Android was believed to be a safe OS but last year in July 2015, Zimperium, a security firm publically announced that they have found the vulnerability in the codes of Android OS. This actually was a software bug found in all the devices running on Android version (2.2 Froyo) and above. The Bug allows the attacker to perform any sort of operation on victim’s device by remote code execution and privilege instruction.
What is “Stagefright” and why it is named so?
It’s a security issue of Android devices and is termed as Stagefright because most of the issues found have to do with the libstagefright. It’s a mechanism which helps Android, process video files. The attacker can remotely execute code via malicious email, website or even by an MMS. Most of the text messaging apps mainly the Google hangouts which automatically processes the videos even before actually being executed by the user may pose a severe threat as the attack may happen without the knowledge of the user.
After the announcement was made, within a month Google came up with a patch for this bug, mostly for the Nexus devices, but intelligence organization Exodus suggested that Google screwed up with the code.
Stagefright bugs count as a big deal since 900 million Android device users are vulnerable, but the deal is no such report of exploiting this bug has come up. Google made a statement that devices running above 4.0 Android version need nod to worry.
Later in October 2015 Zimperium released details of further vulnerabilities and termed them Stagefright 2.0. These are specially designed MP3 & MP4 files that execute their payload when opened by the Android Media server. The vulnerability is assigned an identifier CVE-2015-6602. It’s found in the core Android library called libutils, a component of Android throughout its entire life. Android 1.5 to 5.1 are vulnerable to this new attack. It’s estimated that nearly one billion devices are affected.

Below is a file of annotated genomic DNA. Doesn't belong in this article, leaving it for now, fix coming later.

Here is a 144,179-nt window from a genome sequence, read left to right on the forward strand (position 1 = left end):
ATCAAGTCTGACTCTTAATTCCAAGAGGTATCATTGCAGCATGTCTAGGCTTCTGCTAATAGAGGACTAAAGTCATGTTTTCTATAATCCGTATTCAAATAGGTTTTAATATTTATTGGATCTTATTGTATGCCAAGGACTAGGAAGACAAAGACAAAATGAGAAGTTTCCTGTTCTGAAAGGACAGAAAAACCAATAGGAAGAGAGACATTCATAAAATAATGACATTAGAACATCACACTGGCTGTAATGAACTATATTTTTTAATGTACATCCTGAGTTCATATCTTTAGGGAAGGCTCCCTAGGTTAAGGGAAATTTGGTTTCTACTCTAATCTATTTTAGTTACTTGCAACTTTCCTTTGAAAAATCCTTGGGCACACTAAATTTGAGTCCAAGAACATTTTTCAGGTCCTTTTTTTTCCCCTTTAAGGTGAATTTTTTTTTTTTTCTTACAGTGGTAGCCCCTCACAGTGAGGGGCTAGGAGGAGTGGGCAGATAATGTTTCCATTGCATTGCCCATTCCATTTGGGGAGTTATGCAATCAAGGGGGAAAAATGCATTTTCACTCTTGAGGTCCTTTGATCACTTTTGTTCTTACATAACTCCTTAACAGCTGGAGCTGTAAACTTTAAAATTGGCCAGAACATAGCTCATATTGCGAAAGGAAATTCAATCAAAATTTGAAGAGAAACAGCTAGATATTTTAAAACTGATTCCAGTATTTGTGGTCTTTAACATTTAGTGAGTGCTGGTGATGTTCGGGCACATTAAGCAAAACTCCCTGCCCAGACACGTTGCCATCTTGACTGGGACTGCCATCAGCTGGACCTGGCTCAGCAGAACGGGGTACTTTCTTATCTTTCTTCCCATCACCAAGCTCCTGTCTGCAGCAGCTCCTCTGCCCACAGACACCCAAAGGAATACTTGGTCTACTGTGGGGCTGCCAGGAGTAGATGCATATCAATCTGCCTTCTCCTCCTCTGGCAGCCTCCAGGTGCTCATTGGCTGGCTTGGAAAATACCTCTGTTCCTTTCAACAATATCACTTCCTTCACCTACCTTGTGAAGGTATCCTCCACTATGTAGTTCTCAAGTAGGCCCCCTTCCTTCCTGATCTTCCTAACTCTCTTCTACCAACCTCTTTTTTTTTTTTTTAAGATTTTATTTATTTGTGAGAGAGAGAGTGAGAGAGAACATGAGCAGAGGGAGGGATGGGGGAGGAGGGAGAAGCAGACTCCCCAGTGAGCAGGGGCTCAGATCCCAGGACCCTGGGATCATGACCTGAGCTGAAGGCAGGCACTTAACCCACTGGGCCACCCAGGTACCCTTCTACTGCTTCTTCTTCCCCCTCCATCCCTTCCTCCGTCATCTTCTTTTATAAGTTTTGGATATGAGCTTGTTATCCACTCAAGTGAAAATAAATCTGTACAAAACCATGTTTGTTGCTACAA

Still, there are no public examples of attacks, no such method ever have been used to exploit anything outside of lab conditions, and Zimperium is not planning to share the proof-of-concept exploit they used to demonstrate this issue to Google.
Google once again started uploading patches first for its Nexus lineup, then after for other Android devices.
It’s said that Straightfright is impractical in the wild to exploit, as most of the newer Android version contains ASLR as a straightforward protection.
Android devices with the security patch level of October 1, 2015, are relatively more protected as a fix released for this issue (CVE-2015-3864) last year. We always appreciate the security community’s research efforts as they help further securing the Android system for everyone.
What steps to be taken till patch arrives for your Android device?
The most key step is to make sure where you are browsing and whom you are connected to on the internet. Try to avoid public networks, even if you are connected to any stay away from the shady websites as they may suspiciously download media content on your device without your knowledge.
Finally, Google is doing its job done by timely uploading patches to resolve this bug. Also, the latest versions of Android, v5.1 and above come with Stagefright patch included.